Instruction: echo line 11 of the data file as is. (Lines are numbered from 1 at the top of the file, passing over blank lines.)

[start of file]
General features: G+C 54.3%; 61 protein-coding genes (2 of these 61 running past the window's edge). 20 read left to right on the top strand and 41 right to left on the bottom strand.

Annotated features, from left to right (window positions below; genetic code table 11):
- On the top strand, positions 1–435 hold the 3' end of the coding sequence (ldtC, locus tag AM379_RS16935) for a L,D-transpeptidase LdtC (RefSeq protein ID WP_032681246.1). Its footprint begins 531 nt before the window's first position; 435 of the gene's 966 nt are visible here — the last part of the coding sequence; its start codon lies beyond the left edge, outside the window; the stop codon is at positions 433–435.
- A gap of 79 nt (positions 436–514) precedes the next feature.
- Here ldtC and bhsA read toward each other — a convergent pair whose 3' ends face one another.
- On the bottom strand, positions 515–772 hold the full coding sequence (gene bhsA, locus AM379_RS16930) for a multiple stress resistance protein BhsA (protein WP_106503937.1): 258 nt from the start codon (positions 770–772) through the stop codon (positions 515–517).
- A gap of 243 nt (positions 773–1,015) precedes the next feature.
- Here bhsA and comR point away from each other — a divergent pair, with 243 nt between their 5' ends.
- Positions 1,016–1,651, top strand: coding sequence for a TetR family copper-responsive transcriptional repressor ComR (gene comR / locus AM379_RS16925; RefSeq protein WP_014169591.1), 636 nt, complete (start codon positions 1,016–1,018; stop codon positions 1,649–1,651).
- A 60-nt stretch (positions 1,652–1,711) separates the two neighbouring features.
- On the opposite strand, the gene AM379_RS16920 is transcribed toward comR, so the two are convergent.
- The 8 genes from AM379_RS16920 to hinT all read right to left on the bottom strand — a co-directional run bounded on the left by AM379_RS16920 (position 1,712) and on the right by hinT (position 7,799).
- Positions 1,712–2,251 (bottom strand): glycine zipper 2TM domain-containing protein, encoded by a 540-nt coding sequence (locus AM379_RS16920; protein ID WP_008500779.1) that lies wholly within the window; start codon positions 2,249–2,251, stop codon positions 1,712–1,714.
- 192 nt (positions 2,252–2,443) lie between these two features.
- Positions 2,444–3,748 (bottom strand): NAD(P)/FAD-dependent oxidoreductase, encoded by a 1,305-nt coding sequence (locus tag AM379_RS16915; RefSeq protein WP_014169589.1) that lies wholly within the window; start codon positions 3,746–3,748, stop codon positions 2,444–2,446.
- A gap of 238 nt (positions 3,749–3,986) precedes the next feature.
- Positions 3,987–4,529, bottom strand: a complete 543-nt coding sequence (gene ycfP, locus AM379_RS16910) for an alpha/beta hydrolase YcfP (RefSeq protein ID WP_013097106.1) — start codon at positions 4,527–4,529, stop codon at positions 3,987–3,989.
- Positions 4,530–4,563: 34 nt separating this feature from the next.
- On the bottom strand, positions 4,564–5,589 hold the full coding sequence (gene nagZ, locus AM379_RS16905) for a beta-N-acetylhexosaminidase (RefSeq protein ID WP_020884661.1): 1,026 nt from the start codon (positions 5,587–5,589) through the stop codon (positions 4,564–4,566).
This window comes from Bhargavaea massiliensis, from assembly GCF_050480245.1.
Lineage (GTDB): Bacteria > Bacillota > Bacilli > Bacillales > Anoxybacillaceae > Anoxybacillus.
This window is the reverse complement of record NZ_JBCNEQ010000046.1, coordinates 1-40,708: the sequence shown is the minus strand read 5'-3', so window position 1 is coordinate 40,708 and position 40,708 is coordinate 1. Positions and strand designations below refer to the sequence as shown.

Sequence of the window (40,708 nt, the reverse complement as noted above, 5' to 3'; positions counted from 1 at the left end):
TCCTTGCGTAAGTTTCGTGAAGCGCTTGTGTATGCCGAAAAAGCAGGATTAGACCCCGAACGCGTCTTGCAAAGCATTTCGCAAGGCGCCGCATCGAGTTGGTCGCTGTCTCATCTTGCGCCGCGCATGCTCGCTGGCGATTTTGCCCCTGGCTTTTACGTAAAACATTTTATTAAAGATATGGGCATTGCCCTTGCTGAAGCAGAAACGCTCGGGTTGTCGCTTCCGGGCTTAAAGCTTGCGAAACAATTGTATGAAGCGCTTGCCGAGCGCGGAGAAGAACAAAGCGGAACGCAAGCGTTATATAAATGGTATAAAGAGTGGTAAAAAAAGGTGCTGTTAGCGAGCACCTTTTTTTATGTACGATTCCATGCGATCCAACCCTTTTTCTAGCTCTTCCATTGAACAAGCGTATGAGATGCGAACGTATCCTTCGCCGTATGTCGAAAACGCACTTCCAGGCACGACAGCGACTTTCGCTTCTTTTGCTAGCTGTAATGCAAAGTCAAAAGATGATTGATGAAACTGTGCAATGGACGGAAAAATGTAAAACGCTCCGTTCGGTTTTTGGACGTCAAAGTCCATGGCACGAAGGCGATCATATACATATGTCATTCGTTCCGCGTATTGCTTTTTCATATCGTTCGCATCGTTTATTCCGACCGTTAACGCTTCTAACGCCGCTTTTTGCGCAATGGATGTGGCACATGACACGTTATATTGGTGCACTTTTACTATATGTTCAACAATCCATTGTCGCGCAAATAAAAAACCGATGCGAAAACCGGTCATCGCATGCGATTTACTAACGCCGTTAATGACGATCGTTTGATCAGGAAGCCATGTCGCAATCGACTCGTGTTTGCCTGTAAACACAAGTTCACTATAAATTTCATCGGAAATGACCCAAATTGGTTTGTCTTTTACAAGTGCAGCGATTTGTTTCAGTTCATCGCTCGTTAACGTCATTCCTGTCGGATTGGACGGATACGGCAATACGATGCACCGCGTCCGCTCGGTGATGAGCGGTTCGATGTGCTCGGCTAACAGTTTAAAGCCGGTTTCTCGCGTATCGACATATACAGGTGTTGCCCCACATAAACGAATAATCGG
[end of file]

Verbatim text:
- On the opposite strand, the gene AM379_RS16920 is transcribed toward comR, so the two are convergent.